Modified stem cells that could be extremely helpful in generating bone growth can now be “guided” through the blood stream directly to the bone. This is a potentially profound advance in the field of stem cell modification.
The research that led to this study, completed at Brigham and Women’s Hospital in Boston, and led by Dr. Robert Sackstein, worked on “a type of adult stem cell that is the precursor of bone forming cells called osteoblasts,” technically entitled human mesenchymal stem cells. Modifications were made to the surface of these stem cells that allowed them to be sent through the bloodstream to the bone, where they “matured” into new bone cells.
“Without genetically reprogramming a stem cell, which could cause adverse effects, we were able to navigate the cell to a predetermined location – a necessary first step towards achieving tissue regeneration,” said Dr. Sackstein.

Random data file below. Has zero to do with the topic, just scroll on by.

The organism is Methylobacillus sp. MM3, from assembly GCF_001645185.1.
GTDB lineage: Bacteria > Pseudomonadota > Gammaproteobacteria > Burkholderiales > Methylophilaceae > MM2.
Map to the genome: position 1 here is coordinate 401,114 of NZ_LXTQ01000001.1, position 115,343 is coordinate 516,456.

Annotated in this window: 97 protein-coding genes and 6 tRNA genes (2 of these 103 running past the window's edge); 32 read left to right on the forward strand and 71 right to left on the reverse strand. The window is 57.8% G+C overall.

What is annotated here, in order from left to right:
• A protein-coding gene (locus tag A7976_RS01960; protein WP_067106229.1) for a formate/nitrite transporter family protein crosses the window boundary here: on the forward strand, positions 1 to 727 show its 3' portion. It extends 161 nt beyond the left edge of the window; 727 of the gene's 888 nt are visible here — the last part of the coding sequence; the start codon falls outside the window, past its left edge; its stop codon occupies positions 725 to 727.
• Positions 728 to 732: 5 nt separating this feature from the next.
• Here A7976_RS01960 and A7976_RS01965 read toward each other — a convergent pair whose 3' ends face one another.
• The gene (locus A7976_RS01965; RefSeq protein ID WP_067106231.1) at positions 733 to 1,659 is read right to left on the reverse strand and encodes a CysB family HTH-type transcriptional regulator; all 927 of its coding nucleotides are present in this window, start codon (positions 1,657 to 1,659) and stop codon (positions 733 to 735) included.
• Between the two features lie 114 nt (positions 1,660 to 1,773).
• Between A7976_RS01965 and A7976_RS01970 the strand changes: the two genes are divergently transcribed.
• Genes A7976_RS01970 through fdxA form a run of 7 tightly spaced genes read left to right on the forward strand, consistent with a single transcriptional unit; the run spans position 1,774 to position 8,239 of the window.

The study was performed by first modifying the surface of the stem cells, then intravenously injecting the modified cells into mice. From there, the cells traveled to their predetermined location, where human bone was grown within the mouse bone.
The success of this study breeds great optimism for treating bone problems, such as osteoporosis, in the future, but Dr. Sackstein and colleagues believe the success will extend to other stem cell treatments as well:
“We are cautiously optimistic that our approach has utility for every application of stem-cell based therapeutics and in particular, for treating osteoporosis.”
Source: Defeat Diabetes Foundation: Brigham and Women’s Hospital News Release. January 14th 2008.